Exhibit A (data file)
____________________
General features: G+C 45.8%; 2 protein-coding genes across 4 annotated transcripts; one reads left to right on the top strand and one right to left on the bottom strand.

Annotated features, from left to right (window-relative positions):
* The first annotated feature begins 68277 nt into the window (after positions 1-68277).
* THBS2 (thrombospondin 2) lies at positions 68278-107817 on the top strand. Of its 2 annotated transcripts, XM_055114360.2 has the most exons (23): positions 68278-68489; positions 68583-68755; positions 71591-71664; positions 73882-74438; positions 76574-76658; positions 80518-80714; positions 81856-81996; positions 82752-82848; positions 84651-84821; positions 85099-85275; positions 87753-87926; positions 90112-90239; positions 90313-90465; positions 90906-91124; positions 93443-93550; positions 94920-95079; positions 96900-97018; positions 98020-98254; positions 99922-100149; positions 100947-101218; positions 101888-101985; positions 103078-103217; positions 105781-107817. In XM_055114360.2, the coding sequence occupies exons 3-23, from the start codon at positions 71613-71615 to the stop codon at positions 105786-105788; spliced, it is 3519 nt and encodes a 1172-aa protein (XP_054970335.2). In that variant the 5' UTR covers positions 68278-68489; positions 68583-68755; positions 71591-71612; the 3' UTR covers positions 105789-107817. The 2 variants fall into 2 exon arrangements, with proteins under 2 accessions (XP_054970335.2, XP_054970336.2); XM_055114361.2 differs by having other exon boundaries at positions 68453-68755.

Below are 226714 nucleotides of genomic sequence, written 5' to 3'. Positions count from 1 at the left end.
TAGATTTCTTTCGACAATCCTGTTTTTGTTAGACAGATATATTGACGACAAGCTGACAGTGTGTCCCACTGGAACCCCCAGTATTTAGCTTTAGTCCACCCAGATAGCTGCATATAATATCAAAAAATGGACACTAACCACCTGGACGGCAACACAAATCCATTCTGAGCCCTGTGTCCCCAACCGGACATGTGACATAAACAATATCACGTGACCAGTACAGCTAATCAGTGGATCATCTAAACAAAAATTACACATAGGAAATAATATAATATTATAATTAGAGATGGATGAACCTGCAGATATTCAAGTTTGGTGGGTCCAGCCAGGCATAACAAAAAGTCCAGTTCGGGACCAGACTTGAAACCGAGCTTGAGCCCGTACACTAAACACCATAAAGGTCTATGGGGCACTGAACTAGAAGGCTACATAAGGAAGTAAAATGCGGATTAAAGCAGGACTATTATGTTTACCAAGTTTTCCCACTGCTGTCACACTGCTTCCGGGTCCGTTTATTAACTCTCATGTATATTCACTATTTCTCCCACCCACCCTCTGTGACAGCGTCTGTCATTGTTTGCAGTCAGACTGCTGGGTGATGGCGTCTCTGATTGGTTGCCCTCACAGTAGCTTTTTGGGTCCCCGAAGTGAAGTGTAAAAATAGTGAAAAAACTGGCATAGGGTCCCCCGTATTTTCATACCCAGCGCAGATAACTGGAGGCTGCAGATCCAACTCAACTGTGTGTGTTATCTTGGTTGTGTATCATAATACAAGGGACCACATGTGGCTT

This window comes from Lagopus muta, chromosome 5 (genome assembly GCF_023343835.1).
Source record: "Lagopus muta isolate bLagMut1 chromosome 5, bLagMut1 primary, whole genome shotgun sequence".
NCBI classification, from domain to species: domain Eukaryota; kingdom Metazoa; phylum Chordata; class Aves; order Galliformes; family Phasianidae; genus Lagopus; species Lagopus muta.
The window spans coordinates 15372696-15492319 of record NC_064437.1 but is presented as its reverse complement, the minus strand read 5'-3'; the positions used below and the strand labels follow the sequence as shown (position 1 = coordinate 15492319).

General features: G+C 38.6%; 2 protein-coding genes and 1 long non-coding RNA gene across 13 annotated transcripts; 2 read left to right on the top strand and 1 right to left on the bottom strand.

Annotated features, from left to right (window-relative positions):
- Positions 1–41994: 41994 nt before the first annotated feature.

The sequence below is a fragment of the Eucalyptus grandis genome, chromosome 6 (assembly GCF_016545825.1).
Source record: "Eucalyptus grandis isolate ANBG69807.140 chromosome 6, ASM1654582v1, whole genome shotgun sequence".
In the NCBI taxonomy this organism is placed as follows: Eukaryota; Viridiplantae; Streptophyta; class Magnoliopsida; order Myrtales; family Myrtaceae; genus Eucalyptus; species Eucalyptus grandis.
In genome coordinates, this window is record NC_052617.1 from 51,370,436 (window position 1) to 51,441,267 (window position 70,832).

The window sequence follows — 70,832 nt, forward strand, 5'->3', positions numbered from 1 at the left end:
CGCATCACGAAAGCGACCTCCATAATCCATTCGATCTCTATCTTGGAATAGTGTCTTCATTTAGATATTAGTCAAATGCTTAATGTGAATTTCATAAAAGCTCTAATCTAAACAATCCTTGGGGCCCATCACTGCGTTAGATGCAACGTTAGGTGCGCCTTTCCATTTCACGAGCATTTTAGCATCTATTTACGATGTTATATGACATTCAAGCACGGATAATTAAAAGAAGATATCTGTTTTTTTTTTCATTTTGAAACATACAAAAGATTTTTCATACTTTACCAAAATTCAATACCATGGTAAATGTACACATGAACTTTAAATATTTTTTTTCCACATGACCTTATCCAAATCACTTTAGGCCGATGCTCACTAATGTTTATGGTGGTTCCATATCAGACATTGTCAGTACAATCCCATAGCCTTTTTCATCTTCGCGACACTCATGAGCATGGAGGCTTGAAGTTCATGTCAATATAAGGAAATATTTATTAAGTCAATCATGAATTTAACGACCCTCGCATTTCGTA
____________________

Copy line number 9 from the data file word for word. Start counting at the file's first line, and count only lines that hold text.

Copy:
NCBI classification, from domain to species: domain Eukaryota; kingdom Metazoa; phylum Chordata; class Aves; order Galliformes; family Phasianidae; genus Lagopus; species Lagopus muta.